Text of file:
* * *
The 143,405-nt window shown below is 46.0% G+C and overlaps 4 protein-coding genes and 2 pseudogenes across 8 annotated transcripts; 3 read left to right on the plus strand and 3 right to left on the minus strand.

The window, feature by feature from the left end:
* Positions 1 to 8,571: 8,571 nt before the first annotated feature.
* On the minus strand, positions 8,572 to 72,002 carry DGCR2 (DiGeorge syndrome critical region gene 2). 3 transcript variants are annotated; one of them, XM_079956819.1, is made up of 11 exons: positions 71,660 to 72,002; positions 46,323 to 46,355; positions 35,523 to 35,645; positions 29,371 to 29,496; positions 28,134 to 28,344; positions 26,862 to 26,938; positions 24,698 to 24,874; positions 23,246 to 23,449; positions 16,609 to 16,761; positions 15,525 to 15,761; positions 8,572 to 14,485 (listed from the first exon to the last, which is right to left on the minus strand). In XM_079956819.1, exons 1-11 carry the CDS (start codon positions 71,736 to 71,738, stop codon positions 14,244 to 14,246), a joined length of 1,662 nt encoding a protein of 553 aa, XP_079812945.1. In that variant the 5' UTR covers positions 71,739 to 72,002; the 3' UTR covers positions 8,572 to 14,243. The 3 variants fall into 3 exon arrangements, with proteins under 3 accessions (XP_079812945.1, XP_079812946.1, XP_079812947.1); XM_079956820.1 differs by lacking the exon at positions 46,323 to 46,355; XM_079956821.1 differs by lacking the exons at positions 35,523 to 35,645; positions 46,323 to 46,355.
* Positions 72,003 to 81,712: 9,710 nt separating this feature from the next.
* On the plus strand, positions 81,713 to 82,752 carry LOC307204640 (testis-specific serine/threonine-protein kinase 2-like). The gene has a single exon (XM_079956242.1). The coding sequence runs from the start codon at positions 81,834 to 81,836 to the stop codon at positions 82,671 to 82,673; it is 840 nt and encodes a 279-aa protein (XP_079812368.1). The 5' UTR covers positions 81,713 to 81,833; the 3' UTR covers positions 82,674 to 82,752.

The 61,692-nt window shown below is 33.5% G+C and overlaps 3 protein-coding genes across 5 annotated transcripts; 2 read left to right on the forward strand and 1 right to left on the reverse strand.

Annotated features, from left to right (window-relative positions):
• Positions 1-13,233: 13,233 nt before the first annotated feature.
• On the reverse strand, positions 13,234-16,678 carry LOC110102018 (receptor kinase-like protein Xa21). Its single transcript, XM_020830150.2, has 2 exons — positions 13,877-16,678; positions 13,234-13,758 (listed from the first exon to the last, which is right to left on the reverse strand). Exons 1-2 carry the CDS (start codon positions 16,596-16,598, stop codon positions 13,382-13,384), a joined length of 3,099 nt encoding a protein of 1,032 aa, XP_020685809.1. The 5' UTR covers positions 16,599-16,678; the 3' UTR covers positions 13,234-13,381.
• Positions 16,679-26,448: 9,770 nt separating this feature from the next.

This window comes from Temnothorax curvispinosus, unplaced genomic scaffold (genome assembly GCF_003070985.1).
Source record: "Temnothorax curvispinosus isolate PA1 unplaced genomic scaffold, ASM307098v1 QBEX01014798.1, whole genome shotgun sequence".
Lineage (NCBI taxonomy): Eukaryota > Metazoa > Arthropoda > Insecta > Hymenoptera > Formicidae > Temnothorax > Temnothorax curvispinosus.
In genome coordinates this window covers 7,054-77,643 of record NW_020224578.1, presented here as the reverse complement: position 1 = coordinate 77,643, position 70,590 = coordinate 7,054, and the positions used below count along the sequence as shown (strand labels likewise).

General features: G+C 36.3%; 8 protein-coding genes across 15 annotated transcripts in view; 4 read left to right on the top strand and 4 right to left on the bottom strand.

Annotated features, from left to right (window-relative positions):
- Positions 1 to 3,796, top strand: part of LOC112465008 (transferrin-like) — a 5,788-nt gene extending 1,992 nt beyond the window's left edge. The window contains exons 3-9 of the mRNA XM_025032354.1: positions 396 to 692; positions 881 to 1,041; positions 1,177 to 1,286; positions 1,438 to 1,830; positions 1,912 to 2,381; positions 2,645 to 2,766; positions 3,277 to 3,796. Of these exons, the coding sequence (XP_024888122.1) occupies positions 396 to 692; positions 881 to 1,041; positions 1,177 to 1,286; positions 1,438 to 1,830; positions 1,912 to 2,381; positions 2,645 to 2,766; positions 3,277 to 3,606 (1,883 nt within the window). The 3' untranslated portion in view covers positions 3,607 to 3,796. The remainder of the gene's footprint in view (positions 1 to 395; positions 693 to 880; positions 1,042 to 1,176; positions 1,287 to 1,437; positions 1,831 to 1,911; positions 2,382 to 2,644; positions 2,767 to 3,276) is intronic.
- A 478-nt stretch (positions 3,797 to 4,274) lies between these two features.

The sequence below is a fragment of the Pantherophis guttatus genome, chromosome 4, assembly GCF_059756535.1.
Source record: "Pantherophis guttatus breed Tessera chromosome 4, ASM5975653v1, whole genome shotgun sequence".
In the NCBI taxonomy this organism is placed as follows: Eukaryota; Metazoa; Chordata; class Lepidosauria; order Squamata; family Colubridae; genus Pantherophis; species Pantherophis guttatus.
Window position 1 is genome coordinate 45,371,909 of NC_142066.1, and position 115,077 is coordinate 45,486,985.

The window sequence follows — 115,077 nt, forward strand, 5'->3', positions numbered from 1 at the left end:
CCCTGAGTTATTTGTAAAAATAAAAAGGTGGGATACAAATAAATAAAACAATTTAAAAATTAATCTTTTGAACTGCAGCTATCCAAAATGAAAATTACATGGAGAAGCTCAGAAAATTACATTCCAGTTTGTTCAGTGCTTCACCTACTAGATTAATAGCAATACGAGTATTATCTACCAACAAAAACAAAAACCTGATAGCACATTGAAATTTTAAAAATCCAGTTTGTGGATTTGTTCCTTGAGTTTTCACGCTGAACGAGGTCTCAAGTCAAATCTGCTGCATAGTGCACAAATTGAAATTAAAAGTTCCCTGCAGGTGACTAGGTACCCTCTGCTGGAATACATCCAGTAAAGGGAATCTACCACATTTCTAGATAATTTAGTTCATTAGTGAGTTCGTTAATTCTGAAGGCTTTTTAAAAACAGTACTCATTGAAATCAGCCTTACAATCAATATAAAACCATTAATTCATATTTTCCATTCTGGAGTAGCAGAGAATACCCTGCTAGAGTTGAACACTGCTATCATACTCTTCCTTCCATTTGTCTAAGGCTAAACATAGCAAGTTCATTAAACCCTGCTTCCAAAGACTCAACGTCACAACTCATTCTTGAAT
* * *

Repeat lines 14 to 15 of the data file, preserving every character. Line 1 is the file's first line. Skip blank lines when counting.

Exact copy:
Lineage (NCBI taxonomy): Eukaryota > Metazoa > Arthropoda > Insecta > Hymenoptera > Formicidae > Temnothorax > Temnothorax curvispinosus.
In genome coordinates this window covers 7,054-77,643 of record NW_020224578.1, presented here as the reverse complement: position 1 = coordinate 77,643, position 70,590 = coordinate 7,054, and the positions used below count along the sequence as shown (strand labels likewise).